- Sing songs to yourself about what is in your heart. Mine tend to go along the lines, “I like the girls, the girls with the tits, the girls with the tits that go BOOM BOOM BOOM” and even more often along the lines of, “You can’t go WRONG, with my thick DONG, so suck it like a BONG, while soaking your THONG,” but it’s never the same twice, except that I almost always sing the theme from The Monkees too
- It takes TEN TICKLES! (think about it)
- If a motherfucker starts trippin fuck up his motherfuckin shit — no mercy
- If you can’t fuck up his shit do it anyway
- Rockwell was better than Michael Jackson
- I’m always up in your girl so don’t look too closely up there
this is wise, but mostly #6
Several years ago I was at a arts and crafts fair & this lady had all these sayings on these little glass fired plaques. This one resonated so much with me and I think if you can adopt this attitude, all your worries will go away:
Nice. Doing it right 👍
That’s awesome. One of my favourite aphorisms is, “You may have to grow older, but you never have to grow up.”
Perhaps it is you who has changed.
Honestly, if you didn’t question that after a divorce then I’d find it quite surprising. That’s someone you loved and who loved you, yet you each “opted out.” The “why” has a question mark akin to a black hole. In the end, as you surmised, it doesn’t really have much point. Each person and each relationship has various thresholds for ending and strengthening, so trying to focus in on just one for a relationship that’s over won’t get you anywhere.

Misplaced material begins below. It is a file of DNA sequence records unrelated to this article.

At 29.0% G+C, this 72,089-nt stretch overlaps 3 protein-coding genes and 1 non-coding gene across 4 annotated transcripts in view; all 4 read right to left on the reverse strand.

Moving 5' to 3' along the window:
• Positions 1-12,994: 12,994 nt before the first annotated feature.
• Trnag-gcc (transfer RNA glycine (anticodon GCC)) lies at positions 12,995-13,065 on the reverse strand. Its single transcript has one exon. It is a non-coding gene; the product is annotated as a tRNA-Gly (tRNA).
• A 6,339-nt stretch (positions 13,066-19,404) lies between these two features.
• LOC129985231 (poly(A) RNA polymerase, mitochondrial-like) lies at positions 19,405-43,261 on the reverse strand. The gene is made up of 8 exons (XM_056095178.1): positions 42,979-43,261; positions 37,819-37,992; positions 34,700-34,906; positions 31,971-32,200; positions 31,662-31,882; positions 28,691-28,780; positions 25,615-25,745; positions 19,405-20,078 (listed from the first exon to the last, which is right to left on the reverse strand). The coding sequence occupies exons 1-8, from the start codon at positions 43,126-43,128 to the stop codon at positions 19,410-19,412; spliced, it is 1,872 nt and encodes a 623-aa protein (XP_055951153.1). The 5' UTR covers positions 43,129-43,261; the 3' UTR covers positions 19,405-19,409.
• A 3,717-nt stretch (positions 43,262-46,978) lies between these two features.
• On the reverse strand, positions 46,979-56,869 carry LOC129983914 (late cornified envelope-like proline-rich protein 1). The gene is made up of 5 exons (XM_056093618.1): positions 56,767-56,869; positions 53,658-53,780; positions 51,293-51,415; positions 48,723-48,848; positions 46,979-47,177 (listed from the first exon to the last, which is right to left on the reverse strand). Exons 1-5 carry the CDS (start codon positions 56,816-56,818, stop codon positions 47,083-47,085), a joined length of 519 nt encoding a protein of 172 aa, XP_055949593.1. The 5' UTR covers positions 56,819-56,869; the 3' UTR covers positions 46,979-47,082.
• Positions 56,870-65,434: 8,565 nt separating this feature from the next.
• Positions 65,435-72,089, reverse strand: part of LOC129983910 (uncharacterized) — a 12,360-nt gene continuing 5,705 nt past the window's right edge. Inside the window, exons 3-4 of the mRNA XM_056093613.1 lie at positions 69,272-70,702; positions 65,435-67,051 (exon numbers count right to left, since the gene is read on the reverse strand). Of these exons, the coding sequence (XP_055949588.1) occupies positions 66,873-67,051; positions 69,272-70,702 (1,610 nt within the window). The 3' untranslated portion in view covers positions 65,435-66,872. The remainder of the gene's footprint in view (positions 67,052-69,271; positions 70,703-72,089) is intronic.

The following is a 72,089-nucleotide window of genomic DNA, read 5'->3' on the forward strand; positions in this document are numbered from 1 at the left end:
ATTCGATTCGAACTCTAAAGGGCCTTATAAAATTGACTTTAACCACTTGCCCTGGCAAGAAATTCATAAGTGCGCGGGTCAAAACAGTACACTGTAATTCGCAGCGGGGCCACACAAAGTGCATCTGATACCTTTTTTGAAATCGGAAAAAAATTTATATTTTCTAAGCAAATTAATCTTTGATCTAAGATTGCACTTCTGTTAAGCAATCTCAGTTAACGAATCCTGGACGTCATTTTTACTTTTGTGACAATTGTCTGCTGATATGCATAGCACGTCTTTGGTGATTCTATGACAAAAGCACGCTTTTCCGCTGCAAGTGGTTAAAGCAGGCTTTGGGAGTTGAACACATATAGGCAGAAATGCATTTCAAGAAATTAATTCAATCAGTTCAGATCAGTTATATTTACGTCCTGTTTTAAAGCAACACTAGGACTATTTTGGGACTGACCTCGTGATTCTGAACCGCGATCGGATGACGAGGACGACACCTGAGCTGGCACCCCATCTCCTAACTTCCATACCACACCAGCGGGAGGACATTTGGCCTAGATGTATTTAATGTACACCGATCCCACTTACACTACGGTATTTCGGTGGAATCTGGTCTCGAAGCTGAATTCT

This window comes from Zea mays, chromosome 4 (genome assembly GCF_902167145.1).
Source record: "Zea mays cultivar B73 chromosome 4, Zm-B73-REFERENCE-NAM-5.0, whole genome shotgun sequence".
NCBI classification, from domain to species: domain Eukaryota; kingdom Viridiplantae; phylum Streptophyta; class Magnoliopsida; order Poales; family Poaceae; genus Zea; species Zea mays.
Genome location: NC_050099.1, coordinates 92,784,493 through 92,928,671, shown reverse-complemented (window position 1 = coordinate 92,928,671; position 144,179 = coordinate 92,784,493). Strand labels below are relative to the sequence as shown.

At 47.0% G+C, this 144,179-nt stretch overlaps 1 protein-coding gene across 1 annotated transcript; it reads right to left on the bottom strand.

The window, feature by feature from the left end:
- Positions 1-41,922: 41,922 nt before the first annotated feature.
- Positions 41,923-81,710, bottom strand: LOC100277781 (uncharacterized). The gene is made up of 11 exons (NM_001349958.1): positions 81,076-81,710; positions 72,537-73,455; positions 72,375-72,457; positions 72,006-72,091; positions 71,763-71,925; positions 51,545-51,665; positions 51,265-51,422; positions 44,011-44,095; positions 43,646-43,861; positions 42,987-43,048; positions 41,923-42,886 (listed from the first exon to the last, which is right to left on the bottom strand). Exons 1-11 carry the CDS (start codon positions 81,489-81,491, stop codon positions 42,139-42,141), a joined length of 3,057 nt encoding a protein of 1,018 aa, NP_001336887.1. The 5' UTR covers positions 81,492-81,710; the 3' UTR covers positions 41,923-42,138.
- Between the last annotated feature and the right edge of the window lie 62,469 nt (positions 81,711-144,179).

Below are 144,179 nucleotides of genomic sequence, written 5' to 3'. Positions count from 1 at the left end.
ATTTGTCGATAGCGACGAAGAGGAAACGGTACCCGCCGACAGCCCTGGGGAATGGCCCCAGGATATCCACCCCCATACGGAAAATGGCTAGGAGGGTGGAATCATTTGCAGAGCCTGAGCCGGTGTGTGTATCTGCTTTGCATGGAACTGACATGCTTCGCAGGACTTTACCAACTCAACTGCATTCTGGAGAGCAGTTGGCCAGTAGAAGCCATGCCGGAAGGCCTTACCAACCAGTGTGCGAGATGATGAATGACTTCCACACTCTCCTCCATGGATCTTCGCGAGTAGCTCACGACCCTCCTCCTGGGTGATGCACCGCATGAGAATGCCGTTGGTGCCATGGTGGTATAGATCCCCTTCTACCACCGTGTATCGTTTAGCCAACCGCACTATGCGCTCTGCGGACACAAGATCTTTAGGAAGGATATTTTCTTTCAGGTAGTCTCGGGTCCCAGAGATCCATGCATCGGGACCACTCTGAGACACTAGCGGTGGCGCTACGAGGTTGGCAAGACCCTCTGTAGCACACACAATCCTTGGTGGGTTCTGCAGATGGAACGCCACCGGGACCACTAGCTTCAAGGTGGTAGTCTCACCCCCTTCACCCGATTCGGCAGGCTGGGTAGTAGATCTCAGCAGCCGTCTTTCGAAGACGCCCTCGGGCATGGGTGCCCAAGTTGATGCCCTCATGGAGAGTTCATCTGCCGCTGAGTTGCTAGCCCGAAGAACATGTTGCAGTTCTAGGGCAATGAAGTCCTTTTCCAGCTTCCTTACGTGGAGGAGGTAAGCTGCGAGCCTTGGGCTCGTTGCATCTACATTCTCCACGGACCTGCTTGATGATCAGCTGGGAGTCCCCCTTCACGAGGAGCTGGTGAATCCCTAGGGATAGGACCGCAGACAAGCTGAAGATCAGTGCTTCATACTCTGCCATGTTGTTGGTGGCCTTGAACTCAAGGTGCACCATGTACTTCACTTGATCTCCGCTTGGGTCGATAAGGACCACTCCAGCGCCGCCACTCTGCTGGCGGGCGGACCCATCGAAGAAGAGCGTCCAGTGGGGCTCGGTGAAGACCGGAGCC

But the “what” is frankly more useful. What was good, what was bad. Learning from your past is a great thing; not just mistakes, but successes as well. Learning your strengths and how to lean on those in the future should always go hand in hand with assessing your weaknesses. If you ever find yourself making bullet points of screw-ups, try to cognitively balance that. This is a gaming forum, so maybe think of it this way:
- Do warriors constantly dwell on how they suck at spellcasting? In the next battle, do they lead with trying to launch a fireball because they want to get better at it?
- Do mages think all the time about how pathetic they are with melee? Do they pull out a great sword and start hacking hobgoblins?